Many medical, process control, and industrial automation applications require precise temperature measurements to perform their functions. Resistive temperature detectors (RTDs) are commonly used as sensing elements in these accurate temperature measurements because of their wide temperature measurement range, good linearity, and excellent long-term stability and repeatability. The RTD is a sensing element made of metal with predictable resistance over the operating temperature range. The resistance of the RTD sensor can be calculated by injecting current through the RTD and measuring the voltage. The RTD temperature can then be calculated based on the relationship between RTD resistance and temperature.
This paper consists of three parts. The first part discusses the principle and advantages of the proportional three-wire measurement system. In Part 2, we compared the effects of excitation current source mismatch with the effects of other sources of error. In Part 3, we provide a solution to minimize or mitigate the effects of excitation mismatch.
Pt100 RTD Overview
The Pt100 RTD is a platinum RTD sensor that delivers superior performance over a wide temperature range. Platinum is a precious metal that has the highest resistivity as a commonly used RTD material and enables small-sized sensors. An RTD sensor made of platinum is sometimes referred to as a platinum resistance thermometer or PRT. The Pt100 RTD has an impedance of 100 Ω at 0 °C, and a temperature change of about 1 °C causes approximately a resistance change of 0.385 Ω. When at the limit of the available temperature range, the resistance is 18.51 Ω (at -200 ° C) or 390.48 Ω (at 850 ° C). Higher value resistive sensors such as the Pt1000 or Pt5000 can be used to increase sensitivity and resolution.
The Callendar Van-Dusen (CVD) equation interprets the relationship between the resistance characteristics of an RTD and the temperature (T, in degrees Celsius). When the temperature is positive, the CVD equation is a second-order polynomial, as shown in equation (1). When the temperature is negative, the CVD equation is extended to the fourth-order polynomial shown in equation (2).
The CVD coefficients (A, B and C) are specified in the European IEC-60751 standard. Equation (3) shows these coefficient values. R0 is the resistance of the RTD at 0 °C.
Figure 1 plots the change in Pt100 RTD resistance as the temperature increases from -200 °C to 850 °C.
Figure 1: Pt100 RTD resistance when the temperature is increased from -200 °C to 850 °C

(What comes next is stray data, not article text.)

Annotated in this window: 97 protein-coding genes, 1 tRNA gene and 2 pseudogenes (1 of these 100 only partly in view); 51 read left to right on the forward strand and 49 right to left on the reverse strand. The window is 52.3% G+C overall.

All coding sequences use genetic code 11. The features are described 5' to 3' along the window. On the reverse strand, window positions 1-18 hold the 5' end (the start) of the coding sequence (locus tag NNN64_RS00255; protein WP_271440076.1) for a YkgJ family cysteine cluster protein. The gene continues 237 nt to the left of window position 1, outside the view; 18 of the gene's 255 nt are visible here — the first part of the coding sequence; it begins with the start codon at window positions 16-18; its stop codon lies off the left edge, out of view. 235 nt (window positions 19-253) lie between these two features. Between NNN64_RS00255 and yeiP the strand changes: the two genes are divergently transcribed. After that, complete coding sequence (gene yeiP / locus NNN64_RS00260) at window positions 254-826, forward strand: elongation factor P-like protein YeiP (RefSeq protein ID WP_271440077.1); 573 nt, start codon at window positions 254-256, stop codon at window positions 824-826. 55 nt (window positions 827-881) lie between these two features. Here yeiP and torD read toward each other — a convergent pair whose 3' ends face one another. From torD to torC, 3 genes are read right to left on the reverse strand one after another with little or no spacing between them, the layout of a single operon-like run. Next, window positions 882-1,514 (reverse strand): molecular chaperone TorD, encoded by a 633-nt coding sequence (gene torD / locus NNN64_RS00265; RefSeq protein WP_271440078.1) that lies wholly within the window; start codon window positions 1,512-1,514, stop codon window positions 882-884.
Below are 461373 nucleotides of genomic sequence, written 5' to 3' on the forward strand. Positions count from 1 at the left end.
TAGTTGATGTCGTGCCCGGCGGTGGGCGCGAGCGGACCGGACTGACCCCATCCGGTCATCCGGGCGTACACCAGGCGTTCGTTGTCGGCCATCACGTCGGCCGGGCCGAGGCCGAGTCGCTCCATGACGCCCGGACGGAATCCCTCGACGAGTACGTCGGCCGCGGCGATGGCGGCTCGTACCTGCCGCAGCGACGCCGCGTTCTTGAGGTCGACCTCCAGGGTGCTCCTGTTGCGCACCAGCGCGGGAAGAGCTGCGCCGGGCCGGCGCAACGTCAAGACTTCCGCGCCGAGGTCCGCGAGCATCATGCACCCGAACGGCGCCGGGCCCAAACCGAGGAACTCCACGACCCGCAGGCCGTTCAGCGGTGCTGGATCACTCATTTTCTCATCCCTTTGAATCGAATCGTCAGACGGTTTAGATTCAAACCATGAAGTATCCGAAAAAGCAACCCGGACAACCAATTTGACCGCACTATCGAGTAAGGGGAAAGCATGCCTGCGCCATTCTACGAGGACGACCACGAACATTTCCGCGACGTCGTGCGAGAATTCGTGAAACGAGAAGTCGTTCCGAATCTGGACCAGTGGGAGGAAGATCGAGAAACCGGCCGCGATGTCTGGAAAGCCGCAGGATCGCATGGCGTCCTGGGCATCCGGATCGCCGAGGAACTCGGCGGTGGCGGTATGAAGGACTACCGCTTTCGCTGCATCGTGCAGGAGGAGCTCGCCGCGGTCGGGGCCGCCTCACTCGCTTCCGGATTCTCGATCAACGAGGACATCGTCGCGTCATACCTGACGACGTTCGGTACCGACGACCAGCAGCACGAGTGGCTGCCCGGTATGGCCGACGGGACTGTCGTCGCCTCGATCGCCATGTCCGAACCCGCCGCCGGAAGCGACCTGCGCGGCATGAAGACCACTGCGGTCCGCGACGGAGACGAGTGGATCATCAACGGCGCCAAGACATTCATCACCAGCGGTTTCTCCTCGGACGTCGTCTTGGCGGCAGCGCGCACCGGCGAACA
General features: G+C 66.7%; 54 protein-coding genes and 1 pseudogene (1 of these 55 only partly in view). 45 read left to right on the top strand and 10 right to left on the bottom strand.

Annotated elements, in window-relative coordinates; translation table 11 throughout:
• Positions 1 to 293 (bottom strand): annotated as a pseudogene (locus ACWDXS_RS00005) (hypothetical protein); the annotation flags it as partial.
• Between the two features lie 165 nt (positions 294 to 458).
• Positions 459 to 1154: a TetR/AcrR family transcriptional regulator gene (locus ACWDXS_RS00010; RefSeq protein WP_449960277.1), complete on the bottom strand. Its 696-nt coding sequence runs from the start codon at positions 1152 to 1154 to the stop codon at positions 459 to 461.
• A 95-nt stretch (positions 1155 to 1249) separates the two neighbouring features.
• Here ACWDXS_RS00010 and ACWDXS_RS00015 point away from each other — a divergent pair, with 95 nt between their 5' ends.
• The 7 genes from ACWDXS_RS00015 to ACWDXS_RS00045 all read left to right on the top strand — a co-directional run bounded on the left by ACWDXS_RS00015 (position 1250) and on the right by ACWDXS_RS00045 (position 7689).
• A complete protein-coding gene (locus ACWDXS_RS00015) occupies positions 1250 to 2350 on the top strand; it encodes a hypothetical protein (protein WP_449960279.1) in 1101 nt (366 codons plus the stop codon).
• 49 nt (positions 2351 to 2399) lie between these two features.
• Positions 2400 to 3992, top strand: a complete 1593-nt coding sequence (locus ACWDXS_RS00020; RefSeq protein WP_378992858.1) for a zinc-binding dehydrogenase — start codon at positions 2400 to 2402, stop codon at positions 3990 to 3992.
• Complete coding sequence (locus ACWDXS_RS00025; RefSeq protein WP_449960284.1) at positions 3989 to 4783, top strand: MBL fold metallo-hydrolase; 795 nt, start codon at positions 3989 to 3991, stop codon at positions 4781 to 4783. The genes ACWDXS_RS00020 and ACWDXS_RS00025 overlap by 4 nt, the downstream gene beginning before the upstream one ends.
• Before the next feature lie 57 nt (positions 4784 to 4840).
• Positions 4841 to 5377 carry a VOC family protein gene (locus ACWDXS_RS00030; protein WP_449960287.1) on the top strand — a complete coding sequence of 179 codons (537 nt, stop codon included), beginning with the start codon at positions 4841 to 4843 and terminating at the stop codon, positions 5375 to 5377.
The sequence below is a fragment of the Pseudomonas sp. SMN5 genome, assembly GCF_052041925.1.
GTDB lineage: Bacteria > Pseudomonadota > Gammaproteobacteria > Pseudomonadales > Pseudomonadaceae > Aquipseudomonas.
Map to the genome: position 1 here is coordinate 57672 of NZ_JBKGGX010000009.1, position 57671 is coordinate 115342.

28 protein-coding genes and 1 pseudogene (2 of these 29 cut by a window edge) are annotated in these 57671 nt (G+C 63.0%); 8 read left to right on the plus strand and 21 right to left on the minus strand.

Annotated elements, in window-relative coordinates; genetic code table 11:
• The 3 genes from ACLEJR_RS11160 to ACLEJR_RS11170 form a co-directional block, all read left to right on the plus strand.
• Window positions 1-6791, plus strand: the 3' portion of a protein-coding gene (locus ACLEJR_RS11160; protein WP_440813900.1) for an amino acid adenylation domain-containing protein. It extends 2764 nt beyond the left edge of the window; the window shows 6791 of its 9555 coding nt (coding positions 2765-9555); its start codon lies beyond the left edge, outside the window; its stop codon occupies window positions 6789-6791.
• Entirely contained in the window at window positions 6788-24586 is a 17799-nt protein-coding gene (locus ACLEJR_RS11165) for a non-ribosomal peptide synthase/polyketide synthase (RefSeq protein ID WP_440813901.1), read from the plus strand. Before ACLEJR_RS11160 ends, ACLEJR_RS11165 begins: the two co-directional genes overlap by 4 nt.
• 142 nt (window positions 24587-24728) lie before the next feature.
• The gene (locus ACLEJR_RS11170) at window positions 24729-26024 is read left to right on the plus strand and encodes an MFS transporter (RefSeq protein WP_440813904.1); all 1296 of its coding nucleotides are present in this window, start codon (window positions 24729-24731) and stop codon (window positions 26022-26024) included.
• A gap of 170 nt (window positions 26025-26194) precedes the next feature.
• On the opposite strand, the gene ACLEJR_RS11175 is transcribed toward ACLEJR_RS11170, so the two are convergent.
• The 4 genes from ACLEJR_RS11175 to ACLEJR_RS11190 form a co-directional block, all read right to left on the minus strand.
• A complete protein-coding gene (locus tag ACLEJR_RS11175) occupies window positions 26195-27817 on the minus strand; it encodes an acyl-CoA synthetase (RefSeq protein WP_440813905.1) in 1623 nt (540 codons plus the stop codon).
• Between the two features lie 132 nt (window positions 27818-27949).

Three-wire RTD configurations are popular because they strike a balance between cost and accuracy. In the recommended three-wire configuration, an excitation current (I1) can generate a voltage potential across the RTD element. At the same time, another excitation current (I2) is injected to cancel the resistance of the RTD lead (RLEAD) from the final measured value, as shown in Figure 2 and Equation (4-7).
Figure 2: Three-wire RTD with wire resistance
RTD measurement circuit configuration
The differential RTD voltage VDIFF is typically converted by an analog to digital converter (ADC) and passed to the processor for interpretation. The ADC compares the input voltage to a reference voltage, VREF, to produce a digital output. Figure 3 shows a three-wire RTD measurement circuit using a discrete external reference voltage. Equation (8) defines the final conversion result based on the total number of digital codes, the RTD resistance, the magnitude of the field current, and the reference voltage. This example assumes that the ADC has a full-scale range of ±VREF. As shown in the figure, errors due to the magnitude of the reference voltage and field current, noise, and temperature drift directly cause conversion errors.
Figure 3: Three-wire RTD circuit with external reference
Placing the RTD and ADC in a proportional configuration (Figure 4) results in a more accurate circuit configuration for a three-wire RTD system. In a proportional configuration, the field current flowing through the RTD can be returned to ground through the low side reference resistor RREF. The voltage potential VREF formed across the RREF is supplied to the positive and negative reference pins (REFP and REFN) of the ADC.
The voltage drop across the RTD and RREF resistors is generated by the same field current (Equation 9 and Equation 10). Therefore, changes in the field current are reflected in both the RTD differential voltage and the reference voltage. Since the ADC output code indicates the relationship between the input voltage and the reference voltage, the final conversion result can be converted to the ratio of the RTD resistor to the RREF resistor, not depending on the value of the reference voltage or field current (Equation 11). Therefore, if the excitation current is perfectly matched and does not affect the final conversion result, the error due to the magnitude of the excitation current, temperature drift, and noise can be eliminated. In addition, the proportional configuration also helps reduce the effects of external noise (which seems common to the input voltage and reference voltage) as this noise is also eliminated.
Figure 4: Proportional three-wire RTD circuit
Excitation current source mismatch error